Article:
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Sally Clark
Binh Danh
Ian Everard
James Fee
Shelby Graham
Hanna Hannah
Robin Kandel
Aaron Kerner
Elyse Koren-Camarra
Keith Muscutt
Katsushige Nakahashi
Rebecca Ramos
Hideki Shiozawa
Robynn Smith
Kenji Yanobe
 
Elyse Koren-Camarra

Why are certain sites that witnessed horrific clashes restored, reclaimed, rehabilitated after the conflict, whereas others exhibit monuments or even leave the ruins of war as testaments? How do we mark a site that is charged with history? When Christian Boltanksi was approached to make a Holocaust memorial he responded by saying that such a project should be fragile; something that would need to reconstructed every week. For him concrete moments ensure that memories fade, that they become calcified, rigid, detached from the present context; in short, monuments might serve as token markers to historical episodes, but they often bear no, or very little, relevance to us now. Monuments mark moments in the past, but say little to our current condition. The erasure of memory implicitly weaves it way through the very material of Elyse Koren-Camarra's work. The materiality of her work is, as Boltanski suggests, fragile. It is not so much that she uses materials that potentially tear, tatter or fray, but that her primary medium is human memory and this, despite our most vigilant efforts, seems to be the most fragile element of all.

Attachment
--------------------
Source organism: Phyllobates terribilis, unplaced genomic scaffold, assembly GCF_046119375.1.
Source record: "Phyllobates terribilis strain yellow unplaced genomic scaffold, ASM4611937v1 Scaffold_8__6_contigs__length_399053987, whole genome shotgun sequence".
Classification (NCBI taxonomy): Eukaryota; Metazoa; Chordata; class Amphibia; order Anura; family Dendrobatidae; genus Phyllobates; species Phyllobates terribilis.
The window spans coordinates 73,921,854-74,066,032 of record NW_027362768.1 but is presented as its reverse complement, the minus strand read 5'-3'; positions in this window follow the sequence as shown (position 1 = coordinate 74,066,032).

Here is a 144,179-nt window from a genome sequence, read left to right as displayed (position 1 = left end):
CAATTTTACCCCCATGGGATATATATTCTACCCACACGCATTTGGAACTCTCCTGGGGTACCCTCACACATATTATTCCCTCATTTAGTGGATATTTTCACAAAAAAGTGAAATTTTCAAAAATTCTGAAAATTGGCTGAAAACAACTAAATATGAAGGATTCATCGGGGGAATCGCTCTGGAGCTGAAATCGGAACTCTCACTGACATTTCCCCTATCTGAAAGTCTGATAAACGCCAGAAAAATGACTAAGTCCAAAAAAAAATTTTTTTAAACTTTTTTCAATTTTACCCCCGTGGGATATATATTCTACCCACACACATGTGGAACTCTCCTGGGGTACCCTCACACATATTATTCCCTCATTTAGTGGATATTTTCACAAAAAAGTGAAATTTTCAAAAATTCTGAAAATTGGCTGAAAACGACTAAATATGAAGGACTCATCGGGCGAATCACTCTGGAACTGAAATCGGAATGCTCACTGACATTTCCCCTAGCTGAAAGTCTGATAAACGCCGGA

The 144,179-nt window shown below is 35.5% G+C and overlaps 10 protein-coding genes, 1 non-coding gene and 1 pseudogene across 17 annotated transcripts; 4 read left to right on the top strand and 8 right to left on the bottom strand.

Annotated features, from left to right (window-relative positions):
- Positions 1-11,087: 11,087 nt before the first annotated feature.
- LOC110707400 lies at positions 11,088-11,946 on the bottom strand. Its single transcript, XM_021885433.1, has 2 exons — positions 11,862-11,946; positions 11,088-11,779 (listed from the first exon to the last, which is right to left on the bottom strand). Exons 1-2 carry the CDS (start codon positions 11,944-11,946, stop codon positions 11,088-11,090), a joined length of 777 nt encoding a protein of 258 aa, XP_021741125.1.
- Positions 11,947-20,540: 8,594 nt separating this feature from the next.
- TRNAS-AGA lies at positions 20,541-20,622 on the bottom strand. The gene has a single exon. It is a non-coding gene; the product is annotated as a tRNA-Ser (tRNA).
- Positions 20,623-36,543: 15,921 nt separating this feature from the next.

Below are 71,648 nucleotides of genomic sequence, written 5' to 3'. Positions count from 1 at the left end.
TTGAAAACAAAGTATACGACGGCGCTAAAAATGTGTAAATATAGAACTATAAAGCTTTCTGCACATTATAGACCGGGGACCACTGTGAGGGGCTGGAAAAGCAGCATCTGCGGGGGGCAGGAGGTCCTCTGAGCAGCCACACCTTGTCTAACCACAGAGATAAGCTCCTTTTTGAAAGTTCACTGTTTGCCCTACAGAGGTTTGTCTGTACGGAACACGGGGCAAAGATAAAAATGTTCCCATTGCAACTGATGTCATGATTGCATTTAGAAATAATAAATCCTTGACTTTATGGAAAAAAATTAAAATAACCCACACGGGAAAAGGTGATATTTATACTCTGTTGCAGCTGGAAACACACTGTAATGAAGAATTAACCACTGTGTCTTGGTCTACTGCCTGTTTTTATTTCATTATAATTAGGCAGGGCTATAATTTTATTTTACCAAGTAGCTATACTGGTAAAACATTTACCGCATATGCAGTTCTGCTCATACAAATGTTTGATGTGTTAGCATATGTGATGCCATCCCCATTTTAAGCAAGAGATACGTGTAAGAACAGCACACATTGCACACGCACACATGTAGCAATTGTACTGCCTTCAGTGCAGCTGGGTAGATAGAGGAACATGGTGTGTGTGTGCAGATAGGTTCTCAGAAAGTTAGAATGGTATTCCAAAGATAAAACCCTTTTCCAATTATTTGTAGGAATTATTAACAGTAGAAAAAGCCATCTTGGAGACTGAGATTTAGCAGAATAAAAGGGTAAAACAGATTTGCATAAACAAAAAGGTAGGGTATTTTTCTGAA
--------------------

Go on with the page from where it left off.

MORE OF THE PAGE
Her kimono, for example, which she has consciously decided to leave 'unfinished' evokes numerous questions. Because it is unfinished we get the sense that it has been abandon prematurely. Why? What happened to its seamstress or tailor? What about who it was intended for? Did they - or its maker - evaporate in the atomic blast? Were they suffocated by the firestorm in Tokyo? Or does it pertain more to domestic affairs; that is, was its perceived maker interned, suddenly commanded to sell all their possessions and ordered relocate to camps? The dead cannot remember, and those who lived through it cannot forget; but we are commanded to never forget. How can we never forget, when we weren't there? We cannot truly comprehend the full of horrors of the Twentieth Century's wars. And when faced with the true horrors of it (accounts from our parents, grandparents) we might view them as antiquated, as evidence of a barbaric past; something that we have transcended, have overcome, risen above, that we are no longer capable of such acts of brutality. The sense of dislocation present in Koren-Camarra's work - the gaps in time, space, and memory - do not command us to never forget per se, but rather, like an X-ray, illustrates the fragility of memory; the fractures in memory that might have 'healed-over' but question the continuity of history.


 
 
 

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Koren-Camarra Cities

 Japanese Leaflet